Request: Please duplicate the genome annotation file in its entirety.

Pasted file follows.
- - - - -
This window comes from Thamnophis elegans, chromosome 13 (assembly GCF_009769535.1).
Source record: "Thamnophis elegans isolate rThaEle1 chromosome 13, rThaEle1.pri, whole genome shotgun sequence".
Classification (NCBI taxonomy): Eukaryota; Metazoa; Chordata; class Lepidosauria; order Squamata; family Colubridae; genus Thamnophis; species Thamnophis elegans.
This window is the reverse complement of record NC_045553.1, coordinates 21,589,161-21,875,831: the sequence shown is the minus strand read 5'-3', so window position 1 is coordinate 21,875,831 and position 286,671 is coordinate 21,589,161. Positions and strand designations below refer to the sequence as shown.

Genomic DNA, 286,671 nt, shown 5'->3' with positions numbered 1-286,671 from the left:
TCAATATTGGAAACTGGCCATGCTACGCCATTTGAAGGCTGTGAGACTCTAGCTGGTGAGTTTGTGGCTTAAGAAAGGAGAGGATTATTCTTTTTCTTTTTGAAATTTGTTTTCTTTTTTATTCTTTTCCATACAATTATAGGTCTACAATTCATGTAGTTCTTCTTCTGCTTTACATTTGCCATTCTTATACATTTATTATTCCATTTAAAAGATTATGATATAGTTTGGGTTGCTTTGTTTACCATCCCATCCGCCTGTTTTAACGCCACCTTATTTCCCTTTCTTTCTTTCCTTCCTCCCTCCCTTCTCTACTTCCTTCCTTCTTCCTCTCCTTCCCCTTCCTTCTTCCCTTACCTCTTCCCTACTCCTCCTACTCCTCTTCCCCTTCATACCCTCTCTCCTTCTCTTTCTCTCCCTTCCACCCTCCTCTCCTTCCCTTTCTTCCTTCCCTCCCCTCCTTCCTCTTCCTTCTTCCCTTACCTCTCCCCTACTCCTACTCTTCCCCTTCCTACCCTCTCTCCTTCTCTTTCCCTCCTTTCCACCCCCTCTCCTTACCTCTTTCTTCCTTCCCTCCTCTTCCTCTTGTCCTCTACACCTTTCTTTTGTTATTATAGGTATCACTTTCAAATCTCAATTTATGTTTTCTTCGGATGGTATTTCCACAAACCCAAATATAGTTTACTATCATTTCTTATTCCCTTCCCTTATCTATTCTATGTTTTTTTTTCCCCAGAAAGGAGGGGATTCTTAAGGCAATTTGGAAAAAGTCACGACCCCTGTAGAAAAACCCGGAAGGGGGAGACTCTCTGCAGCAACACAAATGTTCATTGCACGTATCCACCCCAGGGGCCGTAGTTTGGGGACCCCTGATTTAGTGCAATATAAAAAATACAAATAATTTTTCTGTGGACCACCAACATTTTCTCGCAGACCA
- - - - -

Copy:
This window comes from Thamnophis elegans, chromosome 13 (assembly GCF_009769535.1).
Source record: "Thamnophis elegans isolate rThaEle1 chromosome 13, rThaEle1.pri, whole genome shotgun sequence".
Classification (NCBI taxonomy): Eukaryota; Metazoa; Chordata; class Lepidosauria; order Squamata; family Colubridae; genus Thamnophis; species Thamnophis elegans.
This window is the reverse complement of record NC_045553.1, coordinates 21,589,161-21,875,831: the sequence shown is the minus strand read 5'-3', so window position 1 is coordinate 21,875,831 and position 286,671 is coordinate 21,589,161. Positions and strand designations below refer to the sequence as shown.

Genomic DNA, 286,671 nt, shown 5'->3' with positions numbered 1-286,671 from the left:
TCAATATTGGAAACTGGCCATGCTACGCCATTTGAAGGCTGTGAGACTCTAGCTGGTGAGTTTGTGGCTTAAGAAAGGAGAGGATTATTCTTTTTCTTTTTGAAATTTGTTTTCTTTTTTATTCTTTTCCATACAATTATAGGTCTACAATTCATGTAGTTCTTCTTCTGCTTTACATTTGCCATTCTTATACATTTATTATTCCATTTAAAAGATTATGATATAGTTTGGGTTGCTTTGTTTACCATCCCATCCGCCTGTTTTAACGCCACCTTATTTCCCTTTCTTTCTTTCCTTCCTCCCTCCCTTCTCTACTTCCTTCCTTCTTCCTCTCCTTCCCCTTCCTTCTTCCCTTACCTCTTCCCTACTCCTCCTACTCCTCTTCCCCTTCATACCCTCTCTCCTTCTCTTTCTCTCCCTTCCACCCTCCTCTCCTTCCCTTTCTTCCTTCCCTCCCCTCCTTCCTCTTCCTTCTTCCCTTACCTCTCCCCTACTCCTACTCTTCCCCTTCCTACCCTCTCTCCTTCTCTTTCCCTCCTTTCCACCCCCTCTCCTTACCTCTTTCTTCCTTCCCTCCTCTTCCTCTTGTCCTCTACACCTTTCTTTTGTTATTATAGGTATCACTTTCAAATCTCAATTTATGTTTTCTTCGGATGGTATTTCCACAAACCCAAATATAGTTTACTATCATTTCTTATTCCCTTCCCTTATCTATTCTATGTTTTTTTTTCCCCAGAAAGGAGGGGATTCTTAAGGCAATTTGGAAAAAGTCACGACCCCTGTAGAAAAACCCGGAAGGGGGAGACTCTCTGCAGCAACACAAATGTTCATTGCACGTATCCACCCCAGGGGCCGTAGTTTGGGGACCCCTGATTTAGTGCAATATAAAAAATACAAATAATTTTTCTGTGGACCACCAACATTTTCTCGCAGACCA